You may not be able to force creativity but you can certainly invite it

The moment I’m forced to do something creative is when I stop being creative.

I could be in the mood to draw or paint, for example, and so I’ll get out my canvas or notebook and paint brushes, and then sit down to start and suddenly realize that I have no idea what to do. No inspiration comes. I can sit there for hours starring at the blank canvas.

I think many creatives throughout history have taught as to why this happens. But we, you and I, being so ego-driven and mistakenly unfocused in our work, readily forget that you can’t force creativity.

(Well, that’s not entirely true. You can often force creativity, through certain techniques and all that. But even if you’re to force creativity, the results of your work are always, always lesser than if it were to come naturally.)

The reason for this is simple: when we’re forced to do something, it inherently becomes not that important or worthwhile.

We are cursed with this odd sense of ignorance when it comes to things we aren’t naturally interested in doing. Our brains just refuse to focus, or cooperate.

Even if the thing we want seems appealing to us, there may be a different, underlining desire that makes the task on the forefront seem like a wasted effort. And our brain knows this.

Forcing yourself to write a full-length book, for example, is going to be a chore if what you really want is not to write a whole book, but is instead to get a paycheck or your name in some prominent list of top authors. You can be a remarkable writer and write thousands of words a day, but if you just aren’t that interested in writing a full book, you’re going to have trouble writing one.

That’s not to say it’s impossible, of course. But compare that mentality with the one of the writer who isn’t that great of a writer, but wants desperately to write a complete book. Simply because it’s a naturally appealing task the writer with lesser abilities is more likely to get it done without much fuss.

We can consciously acknowledge that a task has to be done, or that something before us is immensely important, but at any opportunity to distract ourselves or procrastinate, we’re mentally gone just like that.

So if we can’t be creative on command, or when we’re forced to do work that requires creative solutions but isn’t really work we’re very much interested in, what do we do?

The solution is, again, one that creative greats have been taunting for hundreds of years.

The solution is to turn the work into play. To make it more about exploration, learning, and fun. To view the situation or problem from an entirely different perspective, ideally one that is naive and quizzical. In other words: to think like a child.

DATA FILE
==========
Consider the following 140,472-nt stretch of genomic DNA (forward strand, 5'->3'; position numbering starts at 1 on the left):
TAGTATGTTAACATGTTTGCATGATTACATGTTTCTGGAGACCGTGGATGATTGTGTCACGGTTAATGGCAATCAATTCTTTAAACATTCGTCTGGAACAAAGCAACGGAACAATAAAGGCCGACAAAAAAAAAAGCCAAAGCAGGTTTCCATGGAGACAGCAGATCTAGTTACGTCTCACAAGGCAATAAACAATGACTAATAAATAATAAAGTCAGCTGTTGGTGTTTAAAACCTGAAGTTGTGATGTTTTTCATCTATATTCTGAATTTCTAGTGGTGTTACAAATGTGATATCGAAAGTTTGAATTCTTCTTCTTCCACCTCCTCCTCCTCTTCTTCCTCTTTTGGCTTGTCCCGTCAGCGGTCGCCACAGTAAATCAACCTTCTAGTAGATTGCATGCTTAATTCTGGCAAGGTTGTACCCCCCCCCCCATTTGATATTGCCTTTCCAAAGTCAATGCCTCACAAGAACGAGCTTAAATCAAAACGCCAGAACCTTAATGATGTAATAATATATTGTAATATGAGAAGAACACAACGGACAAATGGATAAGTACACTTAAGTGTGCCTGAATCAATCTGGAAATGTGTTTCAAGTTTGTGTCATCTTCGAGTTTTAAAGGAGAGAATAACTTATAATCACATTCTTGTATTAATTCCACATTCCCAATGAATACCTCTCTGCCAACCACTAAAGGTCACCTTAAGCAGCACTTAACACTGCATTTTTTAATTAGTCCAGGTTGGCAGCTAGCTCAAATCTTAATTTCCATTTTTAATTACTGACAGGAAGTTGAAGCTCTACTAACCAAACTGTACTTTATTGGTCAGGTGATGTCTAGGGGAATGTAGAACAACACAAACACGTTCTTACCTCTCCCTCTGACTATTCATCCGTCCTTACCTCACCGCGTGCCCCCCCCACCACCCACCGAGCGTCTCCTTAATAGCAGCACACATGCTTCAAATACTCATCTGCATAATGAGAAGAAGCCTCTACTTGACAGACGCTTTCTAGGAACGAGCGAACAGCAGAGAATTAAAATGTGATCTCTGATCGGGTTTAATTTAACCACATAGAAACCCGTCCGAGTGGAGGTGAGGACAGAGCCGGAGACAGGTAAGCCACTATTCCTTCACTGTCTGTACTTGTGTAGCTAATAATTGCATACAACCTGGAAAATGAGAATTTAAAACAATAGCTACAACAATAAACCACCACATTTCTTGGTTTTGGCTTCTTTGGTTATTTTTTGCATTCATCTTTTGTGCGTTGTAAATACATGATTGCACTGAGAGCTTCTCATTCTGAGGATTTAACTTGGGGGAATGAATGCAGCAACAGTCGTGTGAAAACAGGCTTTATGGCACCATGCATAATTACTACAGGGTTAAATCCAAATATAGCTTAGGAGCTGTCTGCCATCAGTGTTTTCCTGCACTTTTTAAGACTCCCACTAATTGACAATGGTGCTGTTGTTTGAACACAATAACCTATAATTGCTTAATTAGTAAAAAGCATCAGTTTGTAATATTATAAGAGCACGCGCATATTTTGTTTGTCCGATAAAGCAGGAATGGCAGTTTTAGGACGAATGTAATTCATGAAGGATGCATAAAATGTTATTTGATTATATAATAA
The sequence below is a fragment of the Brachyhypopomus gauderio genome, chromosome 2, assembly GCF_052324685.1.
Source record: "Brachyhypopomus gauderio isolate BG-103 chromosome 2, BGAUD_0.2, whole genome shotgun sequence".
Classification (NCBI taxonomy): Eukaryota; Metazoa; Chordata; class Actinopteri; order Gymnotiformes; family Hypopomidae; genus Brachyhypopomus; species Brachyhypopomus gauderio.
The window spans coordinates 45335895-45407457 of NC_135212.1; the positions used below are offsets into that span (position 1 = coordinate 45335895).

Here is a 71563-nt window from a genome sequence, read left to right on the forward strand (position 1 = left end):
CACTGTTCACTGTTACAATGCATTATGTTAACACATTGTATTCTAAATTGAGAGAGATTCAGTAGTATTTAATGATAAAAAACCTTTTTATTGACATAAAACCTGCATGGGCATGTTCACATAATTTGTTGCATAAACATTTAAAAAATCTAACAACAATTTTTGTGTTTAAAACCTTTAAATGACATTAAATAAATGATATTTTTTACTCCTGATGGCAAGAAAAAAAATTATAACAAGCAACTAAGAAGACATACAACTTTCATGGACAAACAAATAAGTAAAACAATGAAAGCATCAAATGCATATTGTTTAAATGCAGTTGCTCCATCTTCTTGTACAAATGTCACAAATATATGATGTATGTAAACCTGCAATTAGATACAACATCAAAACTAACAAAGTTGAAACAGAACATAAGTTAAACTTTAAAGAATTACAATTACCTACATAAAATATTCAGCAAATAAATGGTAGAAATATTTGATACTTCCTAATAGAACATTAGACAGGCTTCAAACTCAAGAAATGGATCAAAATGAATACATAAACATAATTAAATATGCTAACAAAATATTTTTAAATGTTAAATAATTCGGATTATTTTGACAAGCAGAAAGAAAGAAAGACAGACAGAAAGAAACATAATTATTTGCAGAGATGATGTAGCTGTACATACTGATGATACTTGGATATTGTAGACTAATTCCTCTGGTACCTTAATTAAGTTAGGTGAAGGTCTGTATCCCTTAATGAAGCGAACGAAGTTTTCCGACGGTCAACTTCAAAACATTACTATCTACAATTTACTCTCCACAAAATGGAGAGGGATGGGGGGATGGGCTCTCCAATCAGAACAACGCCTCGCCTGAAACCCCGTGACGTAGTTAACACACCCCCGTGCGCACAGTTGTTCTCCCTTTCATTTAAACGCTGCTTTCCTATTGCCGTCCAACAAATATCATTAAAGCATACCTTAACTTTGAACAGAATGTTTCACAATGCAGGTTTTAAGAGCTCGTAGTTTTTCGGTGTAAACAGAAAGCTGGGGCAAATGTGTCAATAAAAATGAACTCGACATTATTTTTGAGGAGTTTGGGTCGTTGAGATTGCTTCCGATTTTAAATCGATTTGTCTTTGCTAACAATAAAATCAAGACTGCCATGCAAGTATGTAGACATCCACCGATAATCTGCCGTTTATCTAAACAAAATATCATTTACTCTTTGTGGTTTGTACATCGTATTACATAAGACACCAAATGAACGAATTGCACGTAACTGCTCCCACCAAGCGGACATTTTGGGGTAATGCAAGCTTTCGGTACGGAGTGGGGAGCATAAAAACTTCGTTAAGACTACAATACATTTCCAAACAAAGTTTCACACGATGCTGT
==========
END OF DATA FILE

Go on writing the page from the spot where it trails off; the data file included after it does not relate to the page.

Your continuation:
I’ll quote the great cartoonist Bill Watterson here, who is best known for creating the famous Calvin and Hobbes comic strip. Bill tells us:

I’ve found that the only way I can keep writing every day, year after year, is to let my mind wander into new territories. To do that, I’ve had to cultivate a kind of mental playfulness….For me, it’s been liberating to put myself in the mind of a fictitious six year-old each day, and rediscover my own curiosity. I’ve been amazed at how one ideas leads to others if I allow my mind to play and wander.

Adapting a mindset of play – or, as Bill says, to really put yourself into the mind of an imaginary six year-old – is the way to cultivate creativity more often, particularly when it’s required of us.

And Bill knows what he’s talking about. His job as a cartoonist required that he come up with something creative for the strip every single day of the year. 365 days, on command.

There are a few things required to think like a child (and gain a mentality of play or exploration).

When we look at children we can see that they don’t let biases or existing information get in their way of asking questions, poking and prodding, and generally just trying something.

Successful creatives are the same. So we, too, must find various ways to be more inquisitive.

We could try changing our perspective of the work to force a mentality of discovery. Looking at the microscopic or macro elements of our work – like painting with tiny dots rather than big brush strokes, or imaging what a novel would read like as a part of a quadrilogy – helps.

We can also try changing our environment or tools. If we’re used to working in a studio or office, getting out and attempting to work in a fancy restaurant or at a park, might be all we need to shake up how we view the work.

For more ideas on how to think like a child, checkout this great write-up on